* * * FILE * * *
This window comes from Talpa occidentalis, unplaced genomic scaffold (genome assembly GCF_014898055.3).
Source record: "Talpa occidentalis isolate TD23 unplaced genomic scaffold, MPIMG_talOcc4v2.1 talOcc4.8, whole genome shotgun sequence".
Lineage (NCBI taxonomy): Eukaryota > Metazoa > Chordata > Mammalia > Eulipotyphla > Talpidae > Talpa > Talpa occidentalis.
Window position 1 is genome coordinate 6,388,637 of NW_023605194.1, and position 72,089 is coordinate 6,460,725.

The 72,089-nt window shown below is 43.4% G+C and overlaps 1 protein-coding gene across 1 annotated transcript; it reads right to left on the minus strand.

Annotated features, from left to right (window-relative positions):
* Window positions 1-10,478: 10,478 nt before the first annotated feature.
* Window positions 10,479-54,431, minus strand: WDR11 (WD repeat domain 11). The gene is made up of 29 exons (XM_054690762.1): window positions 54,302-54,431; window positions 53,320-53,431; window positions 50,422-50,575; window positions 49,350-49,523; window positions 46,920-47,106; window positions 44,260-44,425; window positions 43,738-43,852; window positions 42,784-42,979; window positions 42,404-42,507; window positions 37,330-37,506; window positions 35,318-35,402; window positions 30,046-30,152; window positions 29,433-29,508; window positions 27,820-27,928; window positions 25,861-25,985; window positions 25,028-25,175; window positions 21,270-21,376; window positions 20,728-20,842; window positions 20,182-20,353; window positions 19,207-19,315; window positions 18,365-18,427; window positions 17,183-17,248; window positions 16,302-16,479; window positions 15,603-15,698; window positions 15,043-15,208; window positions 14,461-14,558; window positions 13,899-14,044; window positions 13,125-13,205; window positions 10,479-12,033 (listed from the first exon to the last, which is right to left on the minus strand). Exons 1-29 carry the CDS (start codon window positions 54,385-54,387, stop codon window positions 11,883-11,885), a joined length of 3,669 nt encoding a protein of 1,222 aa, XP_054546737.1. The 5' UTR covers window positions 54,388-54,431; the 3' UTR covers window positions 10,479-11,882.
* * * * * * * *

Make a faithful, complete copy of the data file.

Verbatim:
This window comes from Talpa occidentalis, unplaced genomic scaffold (genome assembly GCF_014898055.3).
Source record: "Talpa occidentalis isolate TD23 unplaced genomic scaffold, MPIMG_talOcc4v2.1 talOcc4.8, whole genome shotgun sequence".
Lineage (NCBI taxonomy): Eukaryota > Metazoa > Chordata > Mammalia > Eulipotyphla > Talpidae > Talpa > Talpa occidentalis.
Window position 1 is genome coordinate 6,388,637 of NW_023605194.1, and position 72,089 is coordinate 6,460,725.

The 72,089-nt window shown below is 43.4% G+C and overlaps 1 protein-coding gene across 1 annotated transcript; it reads right to left on the minus strand.

Annotated features, from left to right (window-relative positions):
* Window positions 1-10,478: 10,478 nt before the first annotated feature.
* Window positions 10,479-54,431, minus strand: WDR11 (WD repeat domain 11). The gene is made up of 29 exons (XM_054690762.1): window positions 54,302-54,431; window positions 53,320-53,431; window positions 50,422-50,575; window positions 49,350-49,523; window positions 46,920-47,106; window positions 44,260-44,425; window positions 43,738-43,852; window positions 42,784-42,979; window positions 42,404-42,507; window positions 37,330-37,506; window positions 35,318-35,402; window positions 30,046-30,152; window positions 29,433-29,508; window positions 27,820-27,928; window positions 25,861-25,985; window positions 25,028-25,175; window positions 21,270-21,376; window positions 20,728-20,842; window positions 20,182-20,353; window positions 19,207-19,315; window positions 18,365-18,427; window positions 17,183-17,248; window positions 16,302-16,479; window positions 15,603-15,698; window positions 15,043-15,208; window positions 14,461-14,558; window positions 13,899-14,044; window positions 13,125-13,205; window positions 10,479-12,033 (listed from the first exon to the last, which is right to left on the minus strand). Exons 1-29 carry the CDS (start codon window positions 54,385-54,387, stop codon window positions 11,883-11,885), a joined length of 3,669 nt encoding a protein of 1,222 aa, XP_054546737.1. The 5' UTR covers window positions 54,388-54,431; the 3' UTR covers window positions 10,479-11,882.